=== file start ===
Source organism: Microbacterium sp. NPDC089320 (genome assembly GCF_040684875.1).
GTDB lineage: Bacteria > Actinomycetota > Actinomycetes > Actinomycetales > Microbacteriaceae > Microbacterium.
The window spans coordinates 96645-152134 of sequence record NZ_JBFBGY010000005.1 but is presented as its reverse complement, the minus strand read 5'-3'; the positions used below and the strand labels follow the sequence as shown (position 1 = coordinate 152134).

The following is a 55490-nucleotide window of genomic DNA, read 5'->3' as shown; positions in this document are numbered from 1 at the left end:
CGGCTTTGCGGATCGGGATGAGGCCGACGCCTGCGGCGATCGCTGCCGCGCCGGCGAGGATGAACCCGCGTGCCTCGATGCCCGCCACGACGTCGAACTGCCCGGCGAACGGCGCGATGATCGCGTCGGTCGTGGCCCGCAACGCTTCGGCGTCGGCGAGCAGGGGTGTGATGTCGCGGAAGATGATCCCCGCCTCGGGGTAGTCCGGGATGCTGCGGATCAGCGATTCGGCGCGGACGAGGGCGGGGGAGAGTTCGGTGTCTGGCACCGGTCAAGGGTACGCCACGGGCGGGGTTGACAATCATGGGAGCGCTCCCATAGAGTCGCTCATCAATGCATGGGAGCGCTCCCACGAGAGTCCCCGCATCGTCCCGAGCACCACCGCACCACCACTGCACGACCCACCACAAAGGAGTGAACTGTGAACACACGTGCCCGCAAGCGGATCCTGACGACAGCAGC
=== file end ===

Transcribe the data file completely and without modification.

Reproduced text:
Source organism: Microbacterium sp. NPDC089320 (genome assembly GCF_040684875.1).
GTDB lineage: Bacteria > Actinomycetota > Actinomycetes > Actinomycetales > Microbacteriaceae > Microbacterium.
The window spans coordinates 96645-152134 of sequence record NZ_JBFBGY010000005.1 but is presented as its reverse complement, the minus strand read 5'-3'; the positions used below and the strand labels follow the sequence as shown (position 1 = coordinate 152134).

The following is a 55490-nucleotide window of genomic DNA, read 5'->3' as shown; positions in this document are numbered from 1 at the left end:
CGGCTTTGCGGATCGGGATGAGGCCGACGCCTGCGGCGATCGCTGCCGCGCCGGCGAGGATGAACCCGCGTGCCTCGATGCCCGCCACGACGTCGAACTGCCCGGCGAACGGCGCGATGATCGCGTCGGTCGTGGCCCGCAACGCTTCGGCGTCGGCGAGCAGGGGTGTGATGTCGCGGAAGATGATCCCCGCCTCGGGGTAGTCCGGGATGCTGCGGATCAGCGATTCGGCGCGGACGAGGGCGGGGGAGAGTTCGGTGTCTGGCACCGGTCAAGGGTACGCCACGGGCGGGGTTGACAATCATGGGAGCGCTCCCATAGAGTCGCTCATCAATGCATGGGAGCGCTCCCACGAGAGTCCCCGCATCGTCCCGAGCACCACCGCACCACCACTGCACGACCCACCACAAAGGAGTGAACTGTGAACACACGTGCCCGCAAGCGGATCCTGACGACAGCAGC